Grasshopper Soup: Help carry the burden of democracy
April 23, 2013
The existence of diverse opinions and perspectives is as obvious as air. They are all around us. It should come as no surprise to anyone that people like to describe what they see in different ways. No perspective is obsolete, dangerous or wrong just because it is different. Being free to express our views is so basic and elementary to American life it is, in my opinion, downright mystifying and tragic that some people just don't get it.
Democracy suffers a fatal blow when you share your perspective, or tell a story about an event, only to be accused of having nothing important to say.
So, we have to spell it out for every new generation that comes along, and remind ourselves every day that everyone is allowed to put their thoughts into words.
Democracy is so easy to understand. Most people appreciate honest opinion, and the free and fair expression of opinions as they relate to actual events. The events themselves usually initiate the controversy. A sense of humor is a sign of political maturity.
My column last week was pure luck, a stroke of political genius and satire that just fell into my lap via e-mail from some friends of mine who live a block from the Gettys. My speculation about Obama not helping Getty with his taxes may be the only thing I said that wasn't true. For all we know the president did promise Getty a tax break.
My column was tame compared to some of the mud our leaders have been known to sling. I did not make one personal attack on the president as a human being, unless you call referring to the "Bush lied" bumper sticker — and suggesting Obama deserves one too — an attack. But even that was true. He promised he would close GITMO in a year. He did not. He accused Republicans of wanting dirty air and water. They do not.
Politicians are inclined to tell people what they want to hear. When lies result, they are easy to see. If we see politicians as super-human our perception is off.
Obama is a big boy. He should be able to take criticism by now.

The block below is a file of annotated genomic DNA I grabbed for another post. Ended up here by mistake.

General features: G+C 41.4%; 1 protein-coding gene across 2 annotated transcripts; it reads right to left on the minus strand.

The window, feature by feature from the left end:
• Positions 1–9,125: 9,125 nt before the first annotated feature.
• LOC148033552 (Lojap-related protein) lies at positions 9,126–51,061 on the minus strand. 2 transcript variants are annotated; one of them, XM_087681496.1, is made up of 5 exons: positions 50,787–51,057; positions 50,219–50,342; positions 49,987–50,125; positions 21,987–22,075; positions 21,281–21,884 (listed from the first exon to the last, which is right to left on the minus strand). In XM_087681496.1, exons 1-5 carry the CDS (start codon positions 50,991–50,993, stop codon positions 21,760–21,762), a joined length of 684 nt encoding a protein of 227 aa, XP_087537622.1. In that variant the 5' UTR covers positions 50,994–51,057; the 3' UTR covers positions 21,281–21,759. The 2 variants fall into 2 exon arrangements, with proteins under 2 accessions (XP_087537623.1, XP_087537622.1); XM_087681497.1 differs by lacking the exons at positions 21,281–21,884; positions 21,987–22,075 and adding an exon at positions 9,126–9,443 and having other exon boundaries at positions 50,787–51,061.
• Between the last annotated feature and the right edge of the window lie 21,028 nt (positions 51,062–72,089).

Different perspectives are natural. It is healthier to laugh about them than to get angry about them, unless they result in crime or the complete cowardice inflicted on Boston.
Maybe nothing like the Boston Marathon bombings will ever happen again. Maybe our enemies will all have a change of heart if we stop using drones. Unfortunately, hope alone will not stop the killing as long as there are people in the world whose opinion is that people who have a different perspective should be killed.
Hating people just because they are different is the most serious issue of our time, more serious than nukes, poverty, terrorism, immigration, health care, political polarization, the national debt and energy combined. Because our chances of mutually surviving the worst are better if we are liberal with kindness and compassion, and a sense of humor about our differences; because we will have to manage them in every predicament we share.
Democracy is alive and well in Tahoe City. Saturday, a local man, whose name I am withholding for his own safety, carried a large sign back and forth all day at the Wye. On top of the sign was a pole flying an American flag about 20 feet above the ground.
I met him and told him that what he was doing was great, and that I support him 100 percent.
In big letters, one side of his sign said, "What about Benghazi, Obama/Clinton lied, 4 Americans died." The other side said, "Demand answers, End cover ups, What if it was your family, God Bless America." Quite a few drivers waived and honked in applause.
I offered to carry the sign if he needed a break and he said sure! I had second thoughts but returned later and carried the sign awhile, and was glad I did. When more cars honked he laughed and said, "Hey, how come you got more honks than me!"
I told him it was because I'm better looking.
Bob Sweigert is a Sierra Sun columnist, published poet, former college instructor and ski instructor. He has a B.A. and an M.A.T. from Gonzaga University. He has lived at Lake Tahoe for 30 years.